Man accused of abusing daughter and facilitating others to do same will not ask neighbours to give evidence

A father being sued for alleged sexual abuse of his daughter and facilitating neighbours to do the same told the High Court he would not ask those neighbours to give evidence to say it never happened.

"I could not imagine the effect on people if they were dragged into court and being accused of this", he said.

He claimed one of the people was a senior and highly respected member of the legal profession and a very good neighbour while another was a colleague of his wife.

He was giving evidence on the fifth day of the civil action by his daughter, now in her 30s, seeking damages against him for allegedly abusing her when she was between four and six in the family home and in a number of other houses in her area.

She alleges the abuse was carried out by her father, mother, and a number of others, including neighbours. She says she was forced to watch pornographic videos and also threatened and beaten by her father.

The man, who is in his 60s and retired from a job in the public sector, repeatedly said what was alleged never happened and none of his daughter's evidence was correct.

He said he had not been interviewed by gardai in relation to allegations even though, the court heard, gardai sent files on the allegations to the DPP in 1988 and 2011 and no prosecution directions were given on both occasions.

He also said he had not seen his wife, his daughter and her sister, since they left the family home in 1986 for a refuge. The court heard his wife has been in a psychiatric institution since 1991.

He denied he could have contacted his daughter since then because, he said, as a result of a court order in 1987 he was not permitted to have any contact.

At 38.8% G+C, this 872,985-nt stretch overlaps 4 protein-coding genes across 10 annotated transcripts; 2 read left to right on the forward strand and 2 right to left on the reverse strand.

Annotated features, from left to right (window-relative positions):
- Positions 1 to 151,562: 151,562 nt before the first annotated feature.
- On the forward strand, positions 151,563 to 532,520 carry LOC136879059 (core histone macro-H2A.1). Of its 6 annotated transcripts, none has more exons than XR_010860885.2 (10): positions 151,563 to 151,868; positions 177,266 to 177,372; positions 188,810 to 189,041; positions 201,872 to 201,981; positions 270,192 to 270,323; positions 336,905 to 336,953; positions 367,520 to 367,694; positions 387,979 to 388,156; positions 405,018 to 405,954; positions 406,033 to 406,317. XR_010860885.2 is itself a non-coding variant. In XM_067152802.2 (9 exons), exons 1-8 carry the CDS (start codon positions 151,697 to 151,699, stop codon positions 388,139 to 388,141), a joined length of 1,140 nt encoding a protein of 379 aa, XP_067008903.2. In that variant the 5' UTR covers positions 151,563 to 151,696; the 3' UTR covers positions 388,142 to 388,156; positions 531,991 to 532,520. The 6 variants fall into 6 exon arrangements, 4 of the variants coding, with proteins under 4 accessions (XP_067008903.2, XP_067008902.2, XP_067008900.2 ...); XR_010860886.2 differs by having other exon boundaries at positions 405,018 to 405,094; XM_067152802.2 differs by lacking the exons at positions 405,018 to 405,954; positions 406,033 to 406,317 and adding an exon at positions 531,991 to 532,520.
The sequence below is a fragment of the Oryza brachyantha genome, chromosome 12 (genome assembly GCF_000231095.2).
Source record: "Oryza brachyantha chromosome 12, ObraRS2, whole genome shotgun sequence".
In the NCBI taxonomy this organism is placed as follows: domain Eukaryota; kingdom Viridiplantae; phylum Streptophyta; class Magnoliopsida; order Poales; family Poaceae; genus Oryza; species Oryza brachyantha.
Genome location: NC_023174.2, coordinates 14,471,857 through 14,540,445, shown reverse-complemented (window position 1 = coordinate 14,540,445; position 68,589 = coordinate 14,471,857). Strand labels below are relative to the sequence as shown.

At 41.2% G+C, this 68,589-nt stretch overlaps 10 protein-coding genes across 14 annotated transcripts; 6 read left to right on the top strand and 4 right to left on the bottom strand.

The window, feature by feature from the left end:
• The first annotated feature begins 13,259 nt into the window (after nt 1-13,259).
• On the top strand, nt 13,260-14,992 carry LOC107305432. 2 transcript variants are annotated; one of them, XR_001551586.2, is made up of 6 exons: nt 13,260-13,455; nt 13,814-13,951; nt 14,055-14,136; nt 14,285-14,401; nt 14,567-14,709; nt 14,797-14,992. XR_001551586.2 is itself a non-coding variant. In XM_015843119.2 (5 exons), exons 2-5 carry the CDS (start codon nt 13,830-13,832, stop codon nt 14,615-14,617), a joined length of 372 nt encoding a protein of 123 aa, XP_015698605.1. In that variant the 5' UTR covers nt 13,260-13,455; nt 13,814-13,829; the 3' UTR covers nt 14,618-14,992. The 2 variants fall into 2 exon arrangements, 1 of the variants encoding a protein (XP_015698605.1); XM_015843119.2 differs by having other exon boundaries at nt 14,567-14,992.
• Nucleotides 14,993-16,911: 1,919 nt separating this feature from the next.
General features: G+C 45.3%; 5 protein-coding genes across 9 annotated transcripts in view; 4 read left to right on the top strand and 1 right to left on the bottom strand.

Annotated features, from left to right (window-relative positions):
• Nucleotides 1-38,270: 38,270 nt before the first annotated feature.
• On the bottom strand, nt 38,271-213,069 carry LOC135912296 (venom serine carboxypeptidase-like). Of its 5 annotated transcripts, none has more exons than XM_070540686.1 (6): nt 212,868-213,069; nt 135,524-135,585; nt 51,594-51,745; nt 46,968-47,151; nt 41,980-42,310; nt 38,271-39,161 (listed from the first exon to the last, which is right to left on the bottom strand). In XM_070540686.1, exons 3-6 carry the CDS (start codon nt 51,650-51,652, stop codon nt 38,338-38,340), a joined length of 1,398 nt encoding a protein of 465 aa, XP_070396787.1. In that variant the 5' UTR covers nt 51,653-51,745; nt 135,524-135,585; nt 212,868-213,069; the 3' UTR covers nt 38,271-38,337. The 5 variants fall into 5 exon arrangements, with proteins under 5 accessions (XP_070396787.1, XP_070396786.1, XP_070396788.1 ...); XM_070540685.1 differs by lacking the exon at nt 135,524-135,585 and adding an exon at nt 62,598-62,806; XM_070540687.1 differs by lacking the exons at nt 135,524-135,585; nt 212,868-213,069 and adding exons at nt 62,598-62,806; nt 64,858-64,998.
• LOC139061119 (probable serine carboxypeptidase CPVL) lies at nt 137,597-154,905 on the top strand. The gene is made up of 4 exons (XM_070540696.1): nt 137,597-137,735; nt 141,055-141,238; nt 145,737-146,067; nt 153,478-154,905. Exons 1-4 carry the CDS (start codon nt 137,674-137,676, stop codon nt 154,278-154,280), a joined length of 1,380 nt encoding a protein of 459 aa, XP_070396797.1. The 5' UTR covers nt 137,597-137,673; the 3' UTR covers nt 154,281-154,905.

In relation to social workers' evidence that no child could have made up the graphic detail his daughter had provided two years after leaving the family home, he said the allegations were made 27 months after they had gone into health board care and he did no know who prompted them. He believed the children thought they had been abandoned.

He believed the investigations by social workers also came after the child was interviewed by a well known psychiatrist who dealt with child sexual abuse.

Under cross-examination by John O'Donnell SC, for the daughter, he said he withdrew an appeal against a 1987 order putting the children into care because he was unable to get any doctor to give evidence against the psychiatrist who he said had made "a single decision" that there had been abuse, he said.

Counsel put to him evidence of two social workers which included descriptions of men ejaculating which was something no child could have made it up. He said "the events never ever happened".

He denied he used to call his daughter a particular pet name when he was allegedly abusing her or used the word "fondie" when asking her for a kiss.

He said that in saying this and other things in relation to the alleged abuse,t she was "trying to please somebody asking what what they wanted to know".

In relation to claims the abuse was watched by him and videod/photographed by others, he said they had no cameras at that time. He also said no visitors came to their home.

Counsel asked why not one person among those also alleged to have carried out the abuse was prepared to come along and give evidence in this case on his behalf.

He replied: "These people would be absolutely terrified if that type of accusation was put to them".

He added anyone would be "absolutely horrified" if they were expected to come to a court in Dublin to be accused of having been "watching dirty videos or raping children".

But these were his friends who he was saying were innocent and yet he did not want them to say none of it happened just because he didn't want to "put them through it", counsel said.

"Because I know it did not happen", he said.

The case continues before a jury and Mr Justice Michael McGrath.

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